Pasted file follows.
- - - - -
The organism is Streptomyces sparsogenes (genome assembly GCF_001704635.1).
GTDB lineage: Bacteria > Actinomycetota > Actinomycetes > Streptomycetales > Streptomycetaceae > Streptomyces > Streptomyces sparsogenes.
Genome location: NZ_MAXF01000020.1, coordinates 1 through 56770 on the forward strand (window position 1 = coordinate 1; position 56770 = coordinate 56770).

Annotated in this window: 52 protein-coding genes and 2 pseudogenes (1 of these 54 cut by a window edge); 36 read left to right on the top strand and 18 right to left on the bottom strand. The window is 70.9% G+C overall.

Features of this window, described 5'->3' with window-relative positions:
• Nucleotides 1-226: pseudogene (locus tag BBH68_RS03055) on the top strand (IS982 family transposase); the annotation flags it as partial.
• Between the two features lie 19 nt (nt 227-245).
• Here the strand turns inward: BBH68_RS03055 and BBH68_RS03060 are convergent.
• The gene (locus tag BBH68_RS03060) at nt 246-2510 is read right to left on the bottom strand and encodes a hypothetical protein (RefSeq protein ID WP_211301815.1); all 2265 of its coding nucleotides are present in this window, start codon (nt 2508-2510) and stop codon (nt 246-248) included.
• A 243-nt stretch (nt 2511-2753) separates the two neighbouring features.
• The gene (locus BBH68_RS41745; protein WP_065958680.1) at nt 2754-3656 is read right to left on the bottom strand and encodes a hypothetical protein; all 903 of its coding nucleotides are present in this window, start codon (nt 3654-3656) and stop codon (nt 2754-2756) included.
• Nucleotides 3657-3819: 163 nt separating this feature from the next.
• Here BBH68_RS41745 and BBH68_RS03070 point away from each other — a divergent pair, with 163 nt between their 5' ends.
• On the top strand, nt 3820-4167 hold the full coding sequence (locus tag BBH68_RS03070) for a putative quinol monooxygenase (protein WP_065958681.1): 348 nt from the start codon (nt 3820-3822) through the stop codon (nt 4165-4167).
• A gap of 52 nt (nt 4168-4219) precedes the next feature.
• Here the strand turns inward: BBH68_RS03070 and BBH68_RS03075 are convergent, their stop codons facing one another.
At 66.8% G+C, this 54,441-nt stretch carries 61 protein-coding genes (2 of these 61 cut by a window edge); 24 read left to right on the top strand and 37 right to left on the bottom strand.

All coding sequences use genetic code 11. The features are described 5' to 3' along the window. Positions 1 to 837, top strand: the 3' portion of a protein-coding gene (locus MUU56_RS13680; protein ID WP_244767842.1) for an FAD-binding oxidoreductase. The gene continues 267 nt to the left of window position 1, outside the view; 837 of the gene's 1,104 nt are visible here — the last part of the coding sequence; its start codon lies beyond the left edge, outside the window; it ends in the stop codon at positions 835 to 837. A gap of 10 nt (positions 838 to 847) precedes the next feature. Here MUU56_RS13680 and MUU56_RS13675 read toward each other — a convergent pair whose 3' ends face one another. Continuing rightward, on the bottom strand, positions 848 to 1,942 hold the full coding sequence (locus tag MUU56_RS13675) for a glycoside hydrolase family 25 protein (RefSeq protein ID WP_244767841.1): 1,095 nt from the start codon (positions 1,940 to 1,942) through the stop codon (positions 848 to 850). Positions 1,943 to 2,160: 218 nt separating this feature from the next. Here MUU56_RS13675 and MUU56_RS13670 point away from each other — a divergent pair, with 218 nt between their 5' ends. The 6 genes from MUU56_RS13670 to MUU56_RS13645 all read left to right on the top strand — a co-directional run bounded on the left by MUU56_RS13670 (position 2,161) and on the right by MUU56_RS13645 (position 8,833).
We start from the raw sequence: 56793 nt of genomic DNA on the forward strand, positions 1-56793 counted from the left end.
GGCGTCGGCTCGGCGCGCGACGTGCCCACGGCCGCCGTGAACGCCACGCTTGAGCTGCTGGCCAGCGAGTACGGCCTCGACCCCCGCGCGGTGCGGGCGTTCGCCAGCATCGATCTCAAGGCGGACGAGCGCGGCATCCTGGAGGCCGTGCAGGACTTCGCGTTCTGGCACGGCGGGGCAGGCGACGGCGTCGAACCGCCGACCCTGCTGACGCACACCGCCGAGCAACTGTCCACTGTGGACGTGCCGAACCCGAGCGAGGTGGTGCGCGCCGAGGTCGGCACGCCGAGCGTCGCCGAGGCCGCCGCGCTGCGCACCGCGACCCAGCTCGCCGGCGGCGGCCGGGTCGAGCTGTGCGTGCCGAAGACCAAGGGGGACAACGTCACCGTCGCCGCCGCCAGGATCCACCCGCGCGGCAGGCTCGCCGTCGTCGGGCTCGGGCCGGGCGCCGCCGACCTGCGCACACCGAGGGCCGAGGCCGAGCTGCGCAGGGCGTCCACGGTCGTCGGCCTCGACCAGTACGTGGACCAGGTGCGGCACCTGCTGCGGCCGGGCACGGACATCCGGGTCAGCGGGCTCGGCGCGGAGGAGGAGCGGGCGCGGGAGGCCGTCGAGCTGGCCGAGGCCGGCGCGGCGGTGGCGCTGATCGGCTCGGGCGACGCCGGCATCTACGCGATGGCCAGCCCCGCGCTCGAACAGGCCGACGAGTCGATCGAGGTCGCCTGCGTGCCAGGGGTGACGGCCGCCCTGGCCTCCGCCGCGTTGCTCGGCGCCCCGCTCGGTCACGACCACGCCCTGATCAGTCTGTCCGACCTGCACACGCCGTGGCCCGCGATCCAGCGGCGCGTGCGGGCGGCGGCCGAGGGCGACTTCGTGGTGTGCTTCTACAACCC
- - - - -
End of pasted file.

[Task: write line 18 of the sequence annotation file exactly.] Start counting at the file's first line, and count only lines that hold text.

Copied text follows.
All coding sequences use genetic code 11. The features are described 5' to 3' along the window. Positions 1 to 837, top strand: the 3' portion of a protein-coding gene (locus MUU56_RS13680; protein ID WP_244767842.1) for an FAD-binding oxidoreductase. The gene continues 267 nt to the left of window position 1, outside the view; 837 of the gene's 1,104 nt are visible here — the last part of the coding sequence; its start codon lies beyond the left edge, outside the window; it ends in the stop codon at positions 835 to 837. A gap of 10 nt (positions 838 to 847) precedes the next feature. Here MUU56_RS13680 and MUU56_RS13675 read toward each other — a convergent pair whose 3' ends face one another. Continuing rightward, on the bottom strand, positions 848 to 1,942 hold the full coding sequence (locus tag MUU56_RS13675) for a glycoside hydrolase family 25 protein (RefSeq protein ID WP_244767841.1): 1,095 nt from the start codon (positions 1,940 to 1,942) through the stop codon (positions 848 to 850). Positions 1,943 to 2,160: 218 nt separating this feature from the next. Here MUU56_RS13675 and MUU56_RS13670 point away from each other — a divergent pair, with 218 nt between their 5' ends. The 6 genes from MUU56_RS13670 to MUU56_RS13645 all read left to right on the top strand — a co-directional run bounded on the left by MUU56_RS13670 (position 2,161) and on the right by MUU56_RS13645 (position 8,833).